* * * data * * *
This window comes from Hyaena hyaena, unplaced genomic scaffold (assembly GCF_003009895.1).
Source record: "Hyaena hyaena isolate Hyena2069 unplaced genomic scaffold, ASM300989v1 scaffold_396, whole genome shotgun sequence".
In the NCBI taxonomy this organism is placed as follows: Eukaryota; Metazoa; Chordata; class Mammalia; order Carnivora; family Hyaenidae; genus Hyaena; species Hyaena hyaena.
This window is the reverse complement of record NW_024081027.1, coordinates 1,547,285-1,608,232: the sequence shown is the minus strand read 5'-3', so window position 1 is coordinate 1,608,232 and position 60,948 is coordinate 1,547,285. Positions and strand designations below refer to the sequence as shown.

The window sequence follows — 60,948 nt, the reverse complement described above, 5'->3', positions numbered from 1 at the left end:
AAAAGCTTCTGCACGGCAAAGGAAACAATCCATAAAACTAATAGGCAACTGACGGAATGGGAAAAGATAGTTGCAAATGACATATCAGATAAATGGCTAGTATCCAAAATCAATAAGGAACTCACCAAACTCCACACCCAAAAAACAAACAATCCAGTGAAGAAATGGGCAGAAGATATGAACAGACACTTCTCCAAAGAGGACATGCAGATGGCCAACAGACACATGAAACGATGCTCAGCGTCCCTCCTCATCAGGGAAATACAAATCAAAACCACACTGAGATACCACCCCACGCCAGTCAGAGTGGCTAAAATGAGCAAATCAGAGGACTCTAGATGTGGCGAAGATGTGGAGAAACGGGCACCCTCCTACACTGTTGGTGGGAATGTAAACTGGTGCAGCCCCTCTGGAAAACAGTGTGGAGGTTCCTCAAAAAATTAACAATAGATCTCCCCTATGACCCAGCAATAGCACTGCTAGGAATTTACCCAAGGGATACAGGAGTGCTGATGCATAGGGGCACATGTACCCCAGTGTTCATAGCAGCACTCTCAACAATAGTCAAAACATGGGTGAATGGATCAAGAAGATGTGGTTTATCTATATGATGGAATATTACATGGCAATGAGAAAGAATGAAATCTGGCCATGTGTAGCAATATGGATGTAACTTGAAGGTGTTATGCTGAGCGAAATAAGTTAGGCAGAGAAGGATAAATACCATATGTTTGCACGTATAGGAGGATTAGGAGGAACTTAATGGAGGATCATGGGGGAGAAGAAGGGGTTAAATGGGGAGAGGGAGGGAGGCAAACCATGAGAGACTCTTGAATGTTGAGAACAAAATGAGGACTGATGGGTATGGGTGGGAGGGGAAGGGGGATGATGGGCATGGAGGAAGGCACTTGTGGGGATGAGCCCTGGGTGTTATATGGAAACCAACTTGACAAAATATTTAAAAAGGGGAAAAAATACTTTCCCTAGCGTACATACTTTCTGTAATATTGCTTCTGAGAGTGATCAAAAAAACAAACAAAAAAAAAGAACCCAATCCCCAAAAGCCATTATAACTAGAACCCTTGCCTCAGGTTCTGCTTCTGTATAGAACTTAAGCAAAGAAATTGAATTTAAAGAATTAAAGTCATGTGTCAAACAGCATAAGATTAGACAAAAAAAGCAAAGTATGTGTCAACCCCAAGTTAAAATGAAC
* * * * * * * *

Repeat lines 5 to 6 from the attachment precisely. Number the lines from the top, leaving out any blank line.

The window sequence follows — 60,948 nt, the reverse complement described above, 5'->3', positions numbered from 1 at the left end:
AAAAGCTTCTGCACGGCAAAGGAAACAATCCATAAAACTAATAGGCAACTGACGGAATGGGAAAAGATAGTTGCAAATGACATATCAGATAAATGGCTAGTATCCAAAATCAATAAGGAACTCACCAAACTCCACACCCAAAAAACAAACAATCCAGTGAAGAAATGGGCAGAAGATATGAACAGACACTTCTCCAAAGAGGACATGCAGATGGCCAACAGACACATGAAACGATGCTCAGCGTCCCTCCTCATCAGGGAAATACAAATCAAAACCACACTGAGATACCACCCCACGCCAGTCAGAGTGGCTAAAATGAGCAAATCAGAGGACTCTAGATGTGGCGAAGATGTGGAGAAACGGGCACCCTCCTACACTGTTGGTGGGAATGTAAACTGGTGCAGCCCCTCTGGAAAACAGTGTGGAGGTTCCTCAAAAAATTAACAATAGATCTCCCCTATGACCCAGCAATAGCACTGCTAGGAATTTACCCAAGGGATACAGGAGTGCTGATGCATAGGGGCACATGTACCCCAGTGTTCATAGCAGCACTCTCAACAATAGTCAAAACATGGGTGAATGGATCAAGAAGATGTGGTTTATCTATATGATGGAATATTACATGGCAATGAGAAAGAATGAAATCTGGCCATGTGTAGCAATATGGATGTAACTTGAAGGTGTTATGCTGAGCGAAATAAGTTAGGCAGAGAAGGATAAATACCATATGTTTGCACGTATAGGAGGATTAGGAGGAACTTAATGGAGGATCATGGGGGAGAAGAAGGGGTTAAATGGGGAGAGGGAGGGAGGCAAACCATGAGAGACTCTTGAATGTTGAGAACAAAATGAGGACTGATGGGTATGGGTGGGAGGGGAAGGGGGATGATGGGCATGGAGGAAGGCACTTGTGGGGATGAGCCCTGGGTGTTATATGGAAACCAACTTGACAAAATATTTAAAAAGGGGAAAAAATACTTTCCCTAGCGTACATACTTTCTGTAATATTGCTTCTGAGAGTGATCAAAAAAACAAACAAAAAAAAAGAACCCAATCCCCAAAAGCCATTATAACTAGAACCCTTGCCTCAGGTTCTGCTTCTGTATAGAACTTAAGCAAAGAAATTGAATTTAAAGAATTAAAGTCATGTGTCAAACAGCATAAGATTAGACAAAAAAAGCAAAGTATGTGTCAACCCCAAGTTAAAATGAAC